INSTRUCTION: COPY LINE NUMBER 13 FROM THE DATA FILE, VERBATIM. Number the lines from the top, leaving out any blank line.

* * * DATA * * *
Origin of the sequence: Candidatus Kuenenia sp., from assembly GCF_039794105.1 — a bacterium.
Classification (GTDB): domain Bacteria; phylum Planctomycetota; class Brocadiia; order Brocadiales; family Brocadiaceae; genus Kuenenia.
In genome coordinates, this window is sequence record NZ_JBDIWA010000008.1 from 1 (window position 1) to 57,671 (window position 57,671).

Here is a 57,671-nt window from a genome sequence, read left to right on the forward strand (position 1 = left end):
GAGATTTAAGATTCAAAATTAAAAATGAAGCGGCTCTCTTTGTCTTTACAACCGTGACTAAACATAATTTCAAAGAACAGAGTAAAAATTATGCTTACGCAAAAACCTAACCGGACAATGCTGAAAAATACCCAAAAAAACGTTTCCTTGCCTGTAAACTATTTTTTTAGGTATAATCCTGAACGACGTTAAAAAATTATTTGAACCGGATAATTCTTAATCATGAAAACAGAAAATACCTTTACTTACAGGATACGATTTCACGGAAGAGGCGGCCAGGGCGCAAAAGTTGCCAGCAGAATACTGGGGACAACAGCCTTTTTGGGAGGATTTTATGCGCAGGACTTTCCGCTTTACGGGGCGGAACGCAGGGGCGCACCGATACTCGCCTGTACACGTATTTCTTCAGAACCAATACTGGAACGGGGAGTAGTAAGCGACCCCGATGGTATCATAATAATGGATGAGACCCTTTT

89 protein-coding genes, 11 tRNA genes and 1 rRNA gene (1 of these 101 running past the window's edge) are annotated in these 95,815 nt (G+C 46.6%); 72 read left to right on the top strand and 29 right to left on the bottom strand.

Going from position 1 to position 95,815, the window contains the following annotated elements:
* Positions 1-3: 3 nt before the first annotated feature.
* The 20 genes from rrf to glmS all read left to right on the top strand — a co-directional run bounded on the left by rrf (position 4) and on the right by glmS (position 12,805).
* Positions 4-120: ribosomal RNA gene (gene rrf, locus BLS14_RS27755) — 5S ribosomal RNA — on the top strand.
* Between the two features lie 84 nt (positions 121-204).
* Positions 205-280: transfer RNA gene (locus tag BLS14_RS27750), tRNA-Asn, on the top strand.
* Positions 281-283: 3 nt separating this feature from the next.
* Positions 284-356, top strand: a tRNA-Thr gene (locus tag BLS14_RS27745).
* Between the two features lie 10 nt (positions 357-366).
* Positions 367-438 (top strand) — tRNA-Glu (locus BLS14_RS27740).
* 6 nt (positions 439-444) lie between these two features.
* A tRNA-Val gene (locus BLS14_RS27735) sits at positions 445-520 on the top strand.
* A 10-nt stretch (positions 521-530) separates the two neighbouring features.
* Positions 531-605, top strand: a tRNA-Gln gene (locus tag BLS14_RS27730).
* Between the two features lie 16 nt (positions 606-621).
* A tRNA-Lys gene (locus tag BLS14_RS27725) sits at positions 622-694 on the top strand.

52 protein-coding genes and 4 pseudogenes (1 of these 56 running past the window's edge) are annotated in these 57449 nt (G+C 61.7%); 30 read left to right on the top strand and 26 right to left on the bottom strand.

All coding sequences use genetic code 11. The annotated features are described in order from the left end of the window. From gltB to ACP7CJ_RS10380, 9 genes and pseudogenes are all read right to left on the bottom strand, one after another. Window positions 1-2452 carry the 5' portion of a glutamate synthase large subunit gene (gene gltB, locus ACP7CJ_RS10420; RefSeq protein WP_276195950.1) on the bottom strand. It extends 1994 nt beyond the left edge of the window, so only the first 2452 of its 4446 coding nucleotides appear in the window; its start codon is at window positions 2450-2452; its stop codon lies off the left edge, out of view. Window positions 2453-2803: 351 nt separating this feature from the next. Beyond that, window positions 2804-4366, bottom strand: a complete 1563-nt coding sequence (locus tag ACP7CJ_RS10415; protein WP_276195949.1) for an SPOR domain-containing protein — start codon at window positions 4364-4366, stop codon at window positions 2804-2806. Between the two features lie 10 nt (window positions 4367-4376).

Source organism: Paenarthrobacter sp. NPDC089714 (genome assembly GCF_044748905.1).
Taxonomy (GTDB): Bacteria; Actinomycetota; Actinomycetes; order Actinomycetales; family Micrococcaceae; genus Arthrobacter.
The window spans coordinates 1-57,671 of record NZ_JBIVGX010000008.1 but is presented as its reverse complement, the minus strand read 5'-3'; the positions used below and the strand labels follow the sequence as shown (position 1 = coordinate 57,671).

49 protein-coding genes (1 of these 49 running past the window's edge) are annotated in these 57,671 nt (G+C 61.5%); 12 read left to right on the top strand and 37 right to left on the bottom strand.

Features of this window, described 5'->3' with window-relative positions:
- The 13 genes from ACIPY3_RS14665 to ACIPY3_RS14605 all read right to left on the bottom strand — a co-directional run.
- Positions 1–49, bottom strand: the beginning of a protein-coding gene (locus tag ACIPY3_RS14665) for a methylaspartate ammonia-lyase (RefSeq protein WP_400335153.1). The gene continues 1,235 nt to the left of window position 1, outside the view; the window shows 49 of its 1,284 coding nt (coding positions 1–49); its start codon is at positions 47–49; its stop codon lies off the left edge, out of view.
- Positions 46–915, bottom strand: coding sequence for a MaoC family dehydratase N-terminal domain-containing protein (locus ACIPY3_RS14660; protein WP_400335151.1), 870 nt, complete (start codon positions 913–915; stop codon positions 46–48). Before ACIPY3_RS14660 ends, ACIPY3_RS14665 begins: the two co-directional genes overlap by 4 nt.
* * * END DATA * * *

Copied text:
* Positions 281-283: 3 nt separating this feature from the next.